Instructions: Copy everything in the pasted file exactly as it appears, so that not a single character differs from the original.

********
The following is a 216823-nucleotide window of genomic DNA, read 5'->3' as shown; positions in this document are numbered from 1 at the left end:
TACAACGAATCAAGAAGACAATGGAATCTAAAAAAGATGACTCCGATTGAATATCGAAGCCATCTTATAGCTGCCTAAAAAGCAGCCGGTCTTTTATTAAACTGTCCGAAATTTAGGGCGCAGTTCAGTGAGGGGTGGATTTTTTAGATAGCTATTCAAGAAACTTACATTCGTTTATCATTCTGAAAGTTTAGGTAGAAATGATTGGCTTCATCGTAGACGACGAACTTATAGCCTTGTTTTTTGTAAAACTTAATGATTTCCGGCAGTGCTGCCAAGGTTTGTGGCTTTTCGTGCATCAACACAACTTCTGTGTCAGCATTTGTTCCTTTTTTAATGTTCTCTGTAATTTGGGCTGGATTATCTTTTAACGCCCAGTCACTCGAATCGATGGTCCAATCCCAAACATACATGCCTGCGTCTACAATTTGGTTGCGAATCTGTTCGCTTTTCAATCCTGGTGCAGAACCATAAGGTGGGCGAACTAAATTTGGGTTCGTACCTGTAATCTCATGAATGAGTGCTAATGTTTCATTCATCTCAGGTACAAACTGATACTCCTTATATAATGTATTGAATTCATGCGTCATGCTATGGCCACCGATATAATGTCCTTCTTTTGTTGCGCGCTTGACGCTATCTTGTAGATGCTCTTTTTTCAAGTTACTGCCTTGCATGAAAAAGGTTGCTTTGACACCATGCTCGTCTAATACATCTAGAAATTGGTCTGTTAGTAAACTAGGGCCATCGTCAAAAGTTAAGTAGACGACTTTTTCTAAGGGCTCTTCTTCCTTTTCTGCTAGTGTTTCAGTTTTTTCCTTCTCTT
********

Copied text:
The following is a 216823-nucleotide window of genomic DNA, read 5'->3' as shown; positions in this document are numbered from 1 at the left end:
TACAACGAATCAAGAAGACAATGGAATCTAAAAAAGATGACTCCGATTGAATATCGAAGCCATCTTATAGCTGCCTAAAAAGCAGCCGGTCTTTTATTAAACTGTCCGAAATTTAGGGCGCAGTTCAGTGAGGGGTGGATTTTTTAGATAGCTATTCAAGAAACTTACATTCGTTTATCATTCTGAAAGTTTAGGTAGAAATGATTGGCTTCATCGTAGACGACGAACTTATAGCCTTGTTTTTTGTAAAACTTAATGATTTCCGGCAGTGCTGCCAAGGTTTGTGGCTTTTCGTGCATCAACACAACTTCTGTGTCAGCATTTGTTCCTTTTTTAATGTTCTCTGTAATTTGGGCTGGATTATCTTTTAACGCCCAGTCACTCGAATCGATGGTCCAATCCCAAACATACATGCCTGCGTCTACAATTTGGTTGCGAATCTGTTCGCTTTTCAATCCTGGTGCAGAACCATAAGGTGGGCGAACTAAATTTGGGTTCGTACCTGTAATCTCATGAATGAGTGCTAATGTTTCATTCATCTCAGGTACAAACTGATACTCCTTATATAATGTATTGAATTCATGCGTCATGCTATGGCCACCGATATAATGTCCTTCTTTTGTTGCGCGCTTGACGCTATCTTGTAGATGCTCTTTTTTCAAGTTACTGCCTTGCATGAAAAAGGTTGCTTTGACACCATGCTCGTCTAATACATCTAGAAATTGGTCTGTTAGTAAACTAGGGCCATCGTCAAAAGTTAAGTAGACGACTTTTTCTAAGGGCTCTTCTTCCTTTTCTGCTAGTGTTTCAGTTTTTTCCTTCTCTT